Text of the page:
Water sparingly = water when no less than two thirds of the mixture has dried out. Test it with a stake. Tip water slowly onto the plant’s soil surface, just covering it, and then stop. The soil should be barely moist after watering. Test again with your stake. If it’s still dry, add a little more water.

Even after you’ve done your very best at monitoring moisture levels, sometimes we still find a plant is dry to the core and looking rather sad. Don’t give up, with a bit of emergency treatment there’s still hope for the withered creature that was once your flourishing plant baby.

Immerse the whole pot in a bucket or sink full of water and leave it there until bubbles stop rising from the soil. This ensures that all areas of the soil are sufficiently moistened. Whilst the pot is submerged, you can also spray the foliage to add additional relief. Once the bubbles have stopped rising, remove the pot plant from the sink/bucket and allow the excess water to flow away and return your baby to its spot. Most plants will bounce back after this treatment, depending on how long the plant was in its withered state. Your plant will take a few hours to strengthen itself once more, so be patient. I also recommend doing this treatment once or twice in the hottest part of summer as a failsafe. Even if they don’t appear to need water, sometimes water doesn’t penetrate every inch of the soil and the soil becomes hydrophobic in spots causing problems in the future.


So you’ve mastered watering and found the perfect pozzie for your new leafy friend and all is going well. But after a while, your plant seems to be struggling. It could be that feeding, a key element that is often overlooked, is all that is needed to continue your newfound plantrenthood success.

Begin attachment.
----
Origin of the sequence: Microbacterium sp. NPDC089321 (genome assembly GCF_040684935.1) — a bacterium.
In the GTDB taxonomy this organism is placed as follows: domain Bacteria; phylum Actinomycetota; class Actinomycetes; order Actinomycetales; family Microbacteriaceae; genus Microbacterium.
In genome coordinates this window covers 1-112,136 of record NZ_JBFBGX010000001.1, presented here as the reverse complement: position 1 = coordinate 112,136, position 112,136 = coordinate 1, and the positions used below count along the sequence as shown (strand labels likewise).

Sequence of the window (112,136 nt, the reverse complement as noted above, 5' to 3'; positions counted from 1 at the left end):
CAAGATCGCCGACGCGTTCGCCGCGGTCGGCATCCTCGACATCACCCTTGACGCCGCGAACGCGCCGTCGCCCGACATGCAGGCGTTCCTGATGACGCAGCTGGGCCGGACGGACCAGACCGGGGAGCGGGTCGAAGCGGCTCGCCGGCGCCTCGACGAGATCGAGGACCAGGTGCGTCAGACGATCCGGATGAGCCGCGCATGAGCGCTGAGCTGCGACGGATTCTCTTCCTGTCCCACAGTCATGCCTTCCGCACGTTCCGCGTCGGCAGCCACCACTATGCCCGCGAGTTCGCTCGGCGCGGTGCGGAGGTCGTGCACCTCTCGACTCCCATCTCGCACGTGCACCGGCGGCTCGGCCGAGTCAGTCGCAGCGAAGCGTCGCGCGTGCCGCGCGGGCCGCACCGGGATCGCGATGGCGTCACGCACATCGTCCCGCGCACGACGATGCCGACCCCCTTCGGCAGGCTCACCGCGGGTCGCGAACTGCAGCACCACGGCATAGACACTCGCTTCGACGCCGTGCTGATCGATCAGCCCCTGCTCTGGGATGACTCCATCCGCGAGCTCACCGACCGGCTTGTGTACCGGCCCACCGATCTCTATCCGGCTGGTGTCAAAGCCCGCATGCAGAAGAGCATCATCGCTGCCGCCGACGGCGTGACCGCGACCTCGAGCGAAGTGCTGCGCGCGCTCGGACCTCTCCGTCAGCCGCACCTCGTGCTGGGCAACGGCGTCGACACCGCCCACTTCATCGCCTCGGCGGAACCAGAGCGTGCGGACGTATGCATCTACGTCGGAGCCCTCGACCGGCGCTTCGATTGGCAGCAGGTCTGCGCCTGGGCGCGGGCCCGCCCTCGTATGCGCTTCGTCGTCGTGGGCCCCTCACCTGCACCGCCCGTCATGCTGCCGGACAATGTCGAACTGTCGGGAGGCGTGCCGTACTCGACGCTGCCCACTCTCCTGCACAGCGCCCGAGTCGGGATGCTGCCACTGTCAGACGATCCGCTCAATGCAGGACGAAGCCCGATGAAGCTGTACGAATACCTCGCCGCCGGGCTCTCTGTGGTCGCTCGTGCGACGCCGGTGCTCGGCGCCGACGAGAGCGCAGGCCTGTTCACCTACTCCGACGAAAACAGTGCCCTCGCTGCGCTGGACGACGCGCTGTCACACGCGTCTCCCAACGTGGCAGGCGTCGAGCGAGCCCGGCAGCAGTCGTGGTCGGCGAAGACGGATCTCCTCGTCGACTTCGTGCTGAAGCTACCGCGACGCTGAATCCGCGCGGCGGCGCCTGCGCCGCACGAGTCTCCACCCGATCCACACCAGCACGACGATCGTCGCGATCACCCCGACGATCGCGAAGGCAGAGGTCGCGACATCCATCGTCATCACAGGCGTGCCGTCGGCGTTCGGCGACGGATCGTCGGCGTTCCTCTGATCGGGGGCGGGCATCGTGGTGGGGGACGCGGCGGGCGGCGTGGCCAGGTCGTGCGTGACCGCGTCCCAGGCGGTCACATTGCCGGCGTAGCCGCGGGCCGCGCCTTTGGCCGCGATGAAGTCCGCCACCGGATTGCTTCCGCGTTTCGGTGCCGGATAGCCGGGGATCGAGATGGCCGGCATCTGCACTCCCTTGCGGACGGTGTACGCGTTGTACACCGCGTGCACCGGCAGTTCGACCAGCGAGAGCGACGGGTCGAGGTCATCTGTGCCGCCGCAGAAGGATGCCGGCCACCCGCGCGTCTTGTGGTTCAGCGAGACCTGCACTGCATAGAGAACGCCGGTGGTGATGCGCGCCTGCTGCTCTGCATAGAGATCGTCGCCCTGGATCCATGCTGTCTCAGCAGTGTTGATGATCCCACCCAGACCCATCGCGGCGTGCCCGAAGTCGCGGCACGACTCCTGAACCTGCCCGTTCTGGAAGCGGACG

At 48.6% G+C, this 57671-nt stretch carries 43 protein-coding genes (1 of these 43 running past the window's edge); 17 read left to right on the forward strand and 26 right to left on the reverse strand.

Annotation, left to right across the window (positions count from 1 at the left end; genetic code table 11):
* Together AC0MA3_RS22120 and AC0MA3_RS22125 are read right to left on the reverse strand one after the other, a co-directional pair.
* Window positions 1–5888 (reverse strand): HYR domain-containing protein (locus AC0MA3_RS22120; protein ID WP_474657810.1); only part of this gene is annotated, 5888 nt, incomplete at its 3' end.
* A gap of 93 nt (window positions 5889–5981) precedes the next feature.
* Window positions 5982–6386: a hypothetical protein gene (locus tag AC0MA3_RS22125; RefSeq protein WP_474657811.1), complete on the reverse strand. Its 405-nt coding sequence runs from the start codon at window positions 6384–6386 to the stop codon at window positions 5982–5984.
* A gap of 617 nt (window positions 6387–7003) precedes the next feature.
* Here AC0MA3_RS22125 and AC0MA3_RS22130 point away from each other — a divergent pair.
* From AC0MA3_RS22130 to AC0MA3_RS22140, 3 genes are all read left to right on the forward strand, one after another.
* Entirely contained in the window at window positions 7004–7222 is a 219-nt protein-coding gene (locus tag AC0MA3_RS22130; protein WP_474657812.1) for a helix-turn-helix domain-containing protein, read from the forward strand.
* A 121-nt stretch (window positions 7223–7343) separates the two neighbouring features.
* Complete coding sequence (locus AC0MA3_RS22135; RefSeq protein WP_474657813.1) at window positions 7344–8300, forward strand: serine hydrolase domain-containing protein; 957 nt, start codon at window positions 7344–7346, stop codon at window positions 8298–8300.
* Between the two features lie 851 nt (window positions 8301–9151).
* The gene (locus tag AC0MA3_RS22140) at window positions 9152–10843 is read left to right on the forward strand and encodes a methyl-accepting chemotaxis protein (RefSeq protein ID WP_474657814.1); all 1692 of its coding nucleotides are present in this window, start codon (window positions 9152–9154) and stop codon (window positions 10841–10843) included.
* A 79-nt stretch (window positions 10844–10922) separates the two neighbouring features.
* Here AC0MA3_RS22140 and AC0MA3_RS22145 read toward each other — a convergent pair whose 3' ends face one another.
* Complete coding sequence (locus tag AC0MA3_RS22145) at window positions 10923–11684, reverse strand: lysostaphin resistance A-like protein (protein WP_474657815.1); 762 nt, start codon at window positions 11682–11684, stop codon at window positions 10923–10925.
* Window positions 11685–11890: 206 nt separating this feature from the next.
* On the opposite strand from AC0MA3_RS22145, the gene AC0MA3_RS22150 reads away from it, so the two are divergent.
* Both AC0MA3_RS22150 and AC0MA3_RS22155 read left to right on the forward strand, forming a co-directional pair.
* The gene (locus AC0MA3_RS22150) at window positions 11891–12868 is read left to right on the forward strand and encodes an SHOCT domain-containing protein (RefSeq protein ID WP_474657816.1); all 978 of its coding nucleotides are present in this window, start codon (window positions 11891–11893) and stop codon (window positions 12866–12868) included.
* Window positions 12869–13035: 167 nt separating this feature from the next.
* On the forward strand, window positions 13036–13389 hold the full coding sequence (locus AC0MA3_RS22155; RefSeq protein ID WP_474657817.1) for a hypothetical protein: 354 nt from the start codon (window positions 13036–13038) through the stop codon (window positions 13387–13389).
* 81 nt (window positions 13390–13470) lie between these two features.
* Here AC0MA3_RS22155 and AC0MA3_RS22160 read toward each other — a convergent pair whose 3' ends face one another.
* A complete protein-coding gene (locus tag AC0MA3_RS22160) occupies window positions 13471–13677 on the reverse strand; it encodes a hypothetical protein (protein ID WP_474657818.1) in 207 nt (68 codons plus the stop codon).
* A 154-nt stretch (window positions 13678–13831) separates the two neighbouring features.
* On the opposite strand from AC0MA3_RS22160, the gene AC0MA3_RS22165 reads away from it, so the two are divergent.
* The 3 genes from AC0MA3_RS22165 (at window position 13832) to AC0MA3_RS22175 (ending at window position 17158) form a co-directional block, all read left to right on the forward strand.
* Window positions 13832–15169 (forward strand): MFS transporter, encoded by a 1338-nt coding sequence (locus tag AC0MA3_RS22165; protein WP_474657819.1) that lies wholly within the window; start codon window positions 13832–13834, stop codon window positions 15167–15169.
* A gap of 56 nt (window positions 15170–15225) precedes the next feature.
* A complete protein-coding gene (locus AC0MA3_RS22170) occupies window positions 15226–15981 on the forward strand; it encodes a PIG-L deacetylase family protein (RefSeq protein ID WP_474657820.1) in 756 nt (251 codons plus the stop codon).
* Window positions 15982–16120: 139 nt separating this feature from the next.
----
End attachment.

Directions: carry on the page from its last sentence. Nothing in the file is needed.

Every plant needs various nutrients in order to grow well. A newly bought or repotted plant should not require immediate feeding as the soil should have a supply of the necessary nutrients mixed in already. Therefore they do well for a while in your home then start to struggle a wee bit after three or so months and you wonder, what went wrong? The answer could be as simple as a quick feed or fertilize. Fertilizer can be overwhelming to buy as there are always so many on the shelf. Basically there are three key elements essential for balanced growth:

  • Nitrogen (N) – vital for stem and leaf growth
  • Phosphorus (P) – promotes healthy root growth
  • Potassium (K) – used for producing fruit and flowers

The label on each fertiliser always indicates the relative amounts of these main ingredients with numbers or a code – for instance 06-10-06. Don’t let this overwhelm you it is always in the same order of N-P-K. That particular code means there are roughly equal parts nitrogen and potassium but a greater amount of phosphorus in that product.

Keeping this in mind, a fertiliser that is roughly equal in all three main elements will suit potted house plants. The easiest ones to use are in liquid form and you simply add them to the water when watering. Always follow the mixing quantities on the label, it is always better to dilute the product more than is recommended than to under dilute, as excessive amounts can damage roots and leaves.

I now encourage you to head to your nearest local nursery and purchase a new leafy buddy with confidence. There are a huge range of plants to use indoors remembering your plant selection should be partly based on:

  • The level of care you are willing to provide – watering and feeding requirements.
  • The conditions within your space – light and temperature.

Finding plants that thrive in your space rather than trying to make either the plants or the conditions fit will ensure that owning a plant is a pleasure and not a burden. Thus turning that brown thumb, Green!


Kristina Harper

Kristina Harper was born in New Zealand and grew up on a dairy farm before moving to WA in 2008. She is a passionate, self-confessed crazy plant lady who has been a florist for 15 years, before expanding into terrariums in 2015. Kristina is the owner of The Green Emporium, a Fremantle-based terrarium studio and store providing unique plant décor and plant advice for the home and office. She is married with two kids and three fur-babies.